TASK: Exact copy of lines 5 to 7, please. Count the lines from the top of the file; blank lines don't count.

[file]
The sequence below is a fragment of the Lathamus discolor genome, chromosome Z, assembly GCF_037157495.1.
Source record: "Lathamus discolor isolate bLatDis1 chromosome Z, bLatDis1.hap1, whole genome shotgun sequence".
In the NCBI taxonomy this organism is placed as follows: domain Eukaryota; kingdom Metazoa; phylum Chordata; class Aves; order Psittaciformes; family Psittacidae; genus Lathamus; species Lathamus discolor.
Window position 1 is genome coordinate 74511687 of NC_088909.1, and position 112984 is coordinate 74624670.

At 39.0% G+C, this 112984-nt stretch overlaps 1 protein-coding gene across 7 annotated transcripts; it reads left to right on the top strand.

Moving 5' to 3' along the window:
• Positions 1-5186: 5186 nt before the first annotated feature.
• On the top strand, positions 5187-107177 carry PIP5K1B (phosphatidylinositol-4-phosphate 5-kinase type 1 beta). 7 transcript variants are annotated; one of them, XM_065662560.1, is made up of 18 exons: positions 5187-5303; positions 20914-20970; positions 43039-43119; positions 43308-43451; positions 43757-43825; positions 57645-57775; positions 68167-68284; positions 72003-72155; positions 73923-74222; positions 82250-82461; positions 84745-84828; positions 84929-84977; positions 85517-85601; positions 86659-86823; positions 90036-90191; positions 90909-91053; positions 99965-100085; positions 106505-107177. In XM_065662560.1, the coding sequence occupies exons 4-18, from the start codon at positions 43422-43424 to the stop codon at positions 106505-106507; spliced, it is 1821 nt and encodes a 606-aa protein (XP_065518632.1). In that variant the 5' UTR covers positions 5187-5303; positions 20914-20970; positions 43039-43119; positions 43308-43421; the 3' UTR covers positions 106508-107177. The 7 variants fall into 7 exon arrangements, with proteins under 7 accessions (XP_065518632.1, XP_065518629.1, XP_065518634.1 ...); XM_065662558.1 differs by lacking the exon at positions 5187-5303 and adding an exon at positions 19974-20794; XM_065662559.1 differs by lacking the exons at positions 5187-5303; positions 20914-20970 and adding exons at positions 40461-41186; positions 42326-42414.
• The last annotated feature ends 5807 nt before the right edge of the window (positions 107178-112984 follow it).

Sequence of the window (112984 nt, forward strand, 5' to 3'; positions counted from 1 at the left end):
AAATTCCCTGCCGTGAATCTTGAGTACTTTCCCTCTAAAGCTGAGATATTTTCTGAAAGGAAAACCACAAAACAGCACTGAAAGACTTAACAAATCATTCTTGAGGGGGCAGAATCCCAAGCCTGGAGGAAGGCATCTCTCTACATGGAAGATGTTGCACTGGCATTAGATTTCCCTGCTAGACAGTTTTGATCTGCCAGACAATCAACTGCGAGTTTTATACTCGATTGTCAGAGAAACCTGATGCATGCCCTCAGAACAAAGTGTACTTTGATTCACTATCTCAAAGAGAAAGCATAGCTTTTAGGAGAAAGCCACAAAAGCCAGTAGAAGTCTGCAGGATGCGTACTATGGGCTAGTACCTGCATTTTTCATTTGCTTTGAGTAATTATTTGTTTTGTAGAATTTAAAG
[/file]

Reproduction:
At 39.0% G+C, this 112984-nt stretch overlaps 1 protein-coding gene across 7 annotated transcripts; it reads left to right on the top strand.

Moving 5' to 3' along the window:
• Positions 1-5186: 5186 nt before the first annotated feature.